The emergence of an increasing number of so-called superbacteria – bacteria that develop extremely high resistance to even the most effective antibiotics – is the greatest threat to world medicine and health. According to the analyzes and reports of many researchers, by the middle of this century, such superbacteria can take the lives of up to 10 million people annually, if nothing is done about it. That is why today a team of British researchers from Exeter University presented its new study regarding the development of a special system for testing the effectiveness of antibiotics for such superbacteria.
Initially, the main motivation of specialists was the idea of the need to develop a much more complex and accurate laboratory analysis, which could demonstrate how this or that family of antibiotics and their active components can be effective against certain superbugs. However, having carried out a preliminary stage of such work, the researchers found that the work ahead was very cumbersome and not quite real in its final achievement, and therefore they decided to change course and develop a more compact and effective version of such a laboratory analysis in the face of a special UV emitter, using which they can highlight the active ingredients in antibiotics.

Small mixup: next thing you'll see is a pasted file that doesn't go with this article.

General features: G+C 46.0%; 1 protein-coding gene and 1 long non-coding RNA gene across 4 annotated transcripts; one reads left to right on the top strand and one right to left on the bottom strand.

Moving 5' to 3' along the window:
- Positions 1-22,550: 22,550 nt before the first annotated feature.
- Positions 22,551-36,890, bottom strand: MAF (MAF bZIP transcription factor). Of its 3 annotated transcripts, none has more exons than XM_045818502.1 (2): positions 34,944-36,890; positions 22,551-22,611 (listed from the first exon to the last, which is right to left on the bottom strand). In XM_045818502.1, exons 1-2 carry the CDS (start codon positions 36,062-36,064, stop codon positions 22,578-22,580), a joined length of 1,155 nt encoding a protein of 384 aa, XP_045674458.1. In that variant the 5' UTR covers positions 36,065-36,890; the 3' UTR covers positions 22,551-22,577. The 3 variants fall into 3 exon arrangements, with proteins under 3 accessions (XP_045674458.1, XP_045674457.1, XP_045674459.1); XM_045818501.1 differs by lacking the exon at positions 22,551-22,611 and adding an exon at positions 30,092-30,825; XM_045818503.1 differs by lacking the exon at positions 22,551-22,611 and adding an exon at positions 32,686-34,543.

Thus, by introducing certain antibiotics to one or another superbacterium in the laboratory, scientists can activate ultraviolet radiation and observe how quickly and accurately the antibiotic gets into the superbacterium and whether it can be generally useful for combating it.
However, this approach is also not without some limitations and conventions of a technical nature, since it involves the need for preliminary testing of several configurations of such laboratory tests using ultraviolet radiation, and therefore for now it remains only to wait for the final confirmation of one or another effective approach to the end of testing, since the final level of effectiveness of the method will depend on this